You might think that Climate Finance is a dry topic, but it was made captivating by Dr Gary Theseira who is secretly considered as a heartthrob among climate change enthusiasts here in Malaysia!

On the 21st July 2018, the Malaysian Youth Delegation held its 6th Training Series at the Kuala Lumpur Teaching Centre of the University of Nottingham, Malaysia Campus. The session was conducted by Dr Gary Theseira, the Deputy Under Secretary of the Environmental Management and Climate Change Division, Ministry of Natural Resources and Environment.

Dr Gary started off the session by saying that there is no single definition of climate finance. This means that there has been no consensus on the term as it’s a diverse concept that needs to be adjusted to different situations around the world.

The closest definition one could find is stated by the UNFCCC Standing Committee on Finance that defines climate finance as:

“Finance that aims at reducing emissions, and enhancing sinks of greenhouse gases and aims at reducing the vulnerability of, and maintaining and increasing the resilience of, human and ecological systems to negative climate change impacts.”

That’s a mouthful!


Dr Gary showed us how climate finance played out in real life situations by going through 3 major events that happened in July. He showed us how there’s a common thread weaving through all these events.

Extreme weather in Japan

There was a historic heavy rain in July Heisei 30 that lasted 10 days and covered a stretch of 800 km, which is the length of Peninsular Malaysia. Households were without water and the Japanese residents had to essentially go back to “third” world conditions. This heavy rain was followed by a heatwave.

There was a $429 million in machinery and agricultural damages as a result of this phenomenon. The damages included cars and solar panels, which means that mitigation measures could not be considered. However, as an Annex I country, much of the damages are insured. The situation cannot be adapted so Japan needs to use domestic budgets from the private sector and capital markets. 

(Note: When UNFCCC was adopted, countries were classed into 3 basic groups i.e. Annex I countries, Annex II countries, and countries that were not listed in any of both annexes (the so-called “non-Annex I” countries). Annex I includes industrialised countries as well as many states of the former Soviet Union (the Economies in Transition, or EIT). Annex II is a further subset of Annex I: it includes only countries that were members of the OECD at that time. Thus, non-Annex I countries, which are the large majority, mostly correspond to developing countries.)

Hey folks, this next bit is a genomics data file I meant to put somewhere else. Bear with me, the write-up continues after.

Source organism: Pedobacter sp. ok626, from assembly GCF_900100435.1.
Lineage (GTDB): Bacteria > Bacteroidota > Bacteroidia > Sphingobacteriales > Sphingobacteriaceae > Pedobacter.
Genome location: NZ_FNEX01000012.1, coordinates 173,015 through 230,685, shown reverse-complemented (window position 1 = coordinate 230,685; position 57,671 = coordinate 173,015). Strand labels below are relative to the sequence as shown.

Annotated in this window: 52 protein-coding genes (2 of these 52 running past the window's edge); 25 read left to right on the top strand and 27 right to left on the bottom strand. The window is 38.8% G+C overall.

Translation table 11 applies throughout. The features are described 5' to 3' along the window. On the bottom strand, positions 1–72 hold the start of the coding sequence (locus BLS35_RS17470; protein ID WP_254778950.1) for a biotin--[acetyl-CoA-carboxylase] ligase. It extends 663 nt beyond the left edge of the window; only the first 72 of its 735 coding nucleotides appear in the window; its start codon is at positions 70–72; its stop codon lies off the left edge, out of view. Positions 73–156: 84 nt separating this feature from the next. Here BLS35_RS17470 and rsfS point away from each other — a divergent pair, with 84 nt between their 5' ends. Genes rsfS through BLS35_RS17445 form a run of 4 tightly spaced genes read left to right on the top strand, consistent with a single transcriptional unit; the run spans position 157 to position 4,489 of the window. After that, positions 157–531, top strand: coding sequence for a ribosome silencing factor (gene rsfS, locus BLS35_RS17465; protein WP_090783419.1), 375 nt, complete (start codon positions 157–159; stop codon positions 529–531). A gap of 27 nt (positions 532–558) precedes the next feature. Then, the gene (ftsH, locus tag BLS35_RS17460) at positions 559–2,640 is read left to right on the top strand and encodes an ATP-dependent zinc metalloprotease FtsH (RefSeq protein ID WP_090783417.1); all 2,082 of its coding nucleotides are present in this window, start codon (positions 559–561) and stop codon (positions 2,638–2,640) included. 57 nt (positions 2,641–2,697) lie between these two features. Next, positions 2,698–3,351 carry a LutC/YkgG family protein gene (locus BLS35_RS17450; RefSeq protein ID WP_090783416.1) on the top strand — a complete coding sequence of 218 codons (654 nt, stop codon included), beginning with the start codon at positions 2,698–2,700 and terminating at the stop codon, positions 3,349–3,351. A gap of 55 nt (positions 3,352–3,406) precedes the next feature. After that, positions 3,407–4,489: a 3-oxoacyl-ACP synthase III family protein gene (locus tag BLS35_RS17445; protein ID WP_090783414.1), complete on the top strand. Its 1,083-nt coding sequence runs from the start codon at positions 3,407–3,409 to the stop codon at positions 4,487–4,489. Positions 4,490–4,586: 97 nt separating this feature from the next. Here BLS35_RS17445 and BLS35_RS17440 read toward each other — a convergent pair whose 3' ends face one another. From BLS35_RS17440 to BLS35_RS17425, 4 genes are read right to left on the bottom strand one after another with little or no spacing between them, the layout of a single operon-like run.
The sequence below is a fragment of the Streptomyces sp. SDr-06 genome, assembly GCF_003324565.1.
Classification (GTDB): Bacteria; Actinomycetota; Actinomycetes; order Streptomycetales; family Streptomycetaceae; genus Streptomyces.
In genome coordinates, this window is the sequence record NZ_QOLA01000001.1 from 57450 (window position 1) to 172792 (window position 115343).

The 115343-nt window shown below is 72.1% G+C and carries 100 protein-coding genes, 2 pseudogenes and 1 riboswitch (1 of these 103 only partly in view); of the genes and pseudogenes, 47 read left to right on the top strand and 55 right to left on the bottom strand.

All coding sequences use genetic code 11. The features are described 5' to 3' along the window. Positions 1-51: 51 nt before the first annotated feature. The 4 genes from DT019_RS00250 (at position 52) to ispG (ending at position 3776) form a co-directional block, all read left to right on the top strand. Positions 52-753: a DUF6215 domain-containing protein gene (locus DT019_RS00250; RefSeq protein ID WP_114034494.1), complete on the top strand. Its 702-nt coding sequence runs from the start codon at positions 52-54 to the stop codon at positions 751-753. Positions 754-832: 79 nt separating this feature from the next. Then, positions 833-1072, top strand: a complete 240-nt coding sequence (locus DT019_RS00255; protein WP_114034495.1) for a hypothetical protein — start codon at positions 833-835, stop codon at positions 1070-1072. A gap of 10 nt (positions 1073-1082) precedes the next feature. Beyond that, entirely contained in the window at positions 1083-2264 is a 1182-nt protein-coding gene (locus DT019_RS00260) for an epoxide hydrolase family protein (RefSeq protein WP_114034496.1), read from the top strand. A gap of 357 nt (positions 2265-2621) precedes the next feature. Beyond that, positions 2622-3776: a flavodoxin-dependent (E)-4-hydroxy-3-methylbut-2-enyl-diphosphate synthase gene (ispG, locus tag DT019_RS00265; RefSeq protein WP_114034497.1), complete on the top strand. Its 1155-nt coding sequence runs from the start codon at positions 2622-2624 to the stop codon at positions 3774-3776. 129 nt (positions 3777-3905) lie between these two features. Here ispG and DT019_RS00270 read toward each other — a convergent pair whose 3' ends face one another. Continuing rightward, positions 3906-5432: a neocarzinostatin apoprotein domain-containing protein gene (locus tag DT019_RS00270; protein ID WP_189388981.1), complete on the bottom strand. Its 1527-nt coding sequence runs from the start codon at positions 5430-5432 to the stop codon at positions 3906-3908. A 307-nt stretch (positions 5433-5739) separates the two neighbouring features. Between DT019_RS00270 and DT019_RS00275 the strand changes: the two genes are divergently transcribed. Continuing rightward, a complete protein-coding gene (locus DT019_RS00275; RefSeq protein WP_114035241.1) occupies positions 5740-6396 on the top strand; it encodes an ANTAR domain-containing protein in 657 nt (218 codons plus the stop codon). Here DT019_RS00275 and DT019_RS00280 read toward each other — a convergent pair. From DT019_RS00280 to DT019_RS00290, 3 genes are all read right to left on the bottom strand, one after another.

Status of Turkey under UNFCCC

Turkey is an Annex I country but the Turkish government wishes to be reclassified and removed from being an Annex I country. They claim that they could address climate change issues more effectively as a non-Annex I country, as a top-down approach can be adopted as well. However, no other country is keen to open Annexes for renegotiation.

Dr Gary then compared Turkey to Malaysia and said that we are similar in terms of population number, per capita GDP, religion and currency strength. The major difference is that Malaysia emits twice as much greenhouse gases per capita.

As an Annex I country, Turkey has no obligation to provide financial support, unlike Annex II countries. So if Turkey sheds their Annex I status, this would enable them to access resources that are not available to Annex I countries.

When trying to figure out who’s responsible for what, Dr Gary reminded us to get back to the source i.e. the Convention, specifically Article 4, as it highlights the different roles and commitments of Annex I & II Parties.

B20 of the GCF

The Green Climate Fund held the 20th Meeting of the Board on the 4th of July to discuss financial planning among other agenda. Dr Gary just talked about the main outcomes of the meeting:

  1. GCF was unable to decide on the funding of 11 proposals valued at $1 billion.
  2. US owes $2.8 billion and they are undecided on how to replenish this
  3. GCF executive director Mr Howard Ramsey resigned

It wasn’t clear to me how significant the last event actually is but Dr Gary wanted to show us that all three events point to the relevance and importance of climate finance with competing interests and objectives. Mitigation and adaptation plans may not be able to be mobilised if there isn’t any financial support. Dr Gary believes that climate finance should work on various areas of life and not be treated as isolated cases.

Written by Diyana

Edited by Jasmin